Thanks LN and I'll definitely remember to try those mussels, I've never seen them inToronto either. We tend to get PEI mussels here. Thanks for the tip!

                                      1. re: L.Nightshade

                                        I had some *amazing* mussels on my last trip to BC; probably the best I've ever had. Now I get why! Thanks for the explanation, LN.

                                      2. re: Breadcrumbs

                                        I love mussels but I've never made them because I'm too scared. I've been feeling more and more tempted to give it a try though, and this one looks like a good place to start!

                                        1. re: sarahcooks

                                          sarah definitely give this a try. When you bring your mussels home, if you're not using them right away just place them in a bowl in the fridge and top them w a damp tea towel. You can keep them overnight if need be. When you're ready to use, run them under cool tap water and look through them to see if any remain open. If so, tap lightly on their shells to see if they close...it may take a minute or so. If any remain open, toss them. In my experience, mussels take no longer than 5 minutes to cook. Once your mussels have cooked, discard any that remain un-opened.

                                          If you have any questions, just ask.

                                          1. re: sarahcooks

                                            I was scared my first time too, and then found out that they're actually very easy to cook. Cleaning them can be a pain, but if you buy the ones in those mesh bags they're often *fairly* clean already and just need to be rinsed and de-bearded (much easier than it would be with a human!).

                                            1. re: LulusMom

                                              Yes, I would rather de-beard a mussel than a human!
                                              Sarahcooks - be sure you get good, very fresh mussels from a reliable fish monger. My entire life I thought mussels were both tough and slimy. Until I moved to the Pacific Northwest. So look for mussels that live near-by, or were rapidly transported.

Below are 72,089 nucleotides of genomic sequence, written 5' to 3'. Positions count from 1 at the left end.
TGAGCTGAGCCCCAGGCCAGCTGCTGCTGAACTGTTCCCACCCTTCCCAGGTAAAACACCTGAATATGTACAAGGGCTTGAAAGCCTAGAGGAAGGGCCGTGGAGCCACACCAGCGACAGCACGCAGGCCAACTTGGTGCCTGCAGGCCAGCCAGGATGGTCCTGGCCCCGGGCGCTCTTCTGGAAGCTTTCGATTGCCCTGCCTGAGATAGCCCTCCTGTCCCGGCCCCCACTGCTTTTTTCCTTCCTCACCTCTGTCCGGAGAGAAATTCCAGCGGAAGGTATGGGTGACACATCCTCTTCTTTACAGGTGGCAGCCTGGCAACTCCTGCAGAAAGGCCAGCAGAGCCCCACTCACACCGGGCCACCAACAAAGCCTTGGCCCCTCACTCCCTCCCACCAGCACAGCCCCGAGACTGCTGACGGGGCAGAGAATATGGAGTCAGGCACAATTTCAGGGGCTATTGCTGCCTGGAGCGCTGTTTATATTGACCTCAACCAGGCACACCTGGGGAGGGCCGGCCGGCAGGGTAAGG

Mmmm, all this mussel talk makes me want to drive up to Salt Spring Island!

                                            2. re: sarahcooks

                                              I love mussels and used to be intimidated by them too. I've actually found that it's much better not to overthink it -- most of those instructions about the prodigious soaking and scrubbing and debearding are related to wild mussels, not the much cleaner farmed ones, which are mostly all you see these days anyway.

                                              I just made mussels last week (based in part on this recipe and several similar ones) and all I did was swish them around in bowl with a few exchanges of water and called it a day. Delicious, not gritty at all, no beards -- and it couldn't be a faster or easier meal. Yum. In fact, the only time I ever messed mussels up was by carefully following instructions about salty water and ending up with disgustingly salty mussels that had to be tossed.

                                              I do find that it makes a big difference to go out of your way to go to a great fishmonger though with super fresh and reliable seafood -- and since mussels are so cheap compared to other seafood, it still won't break the bank!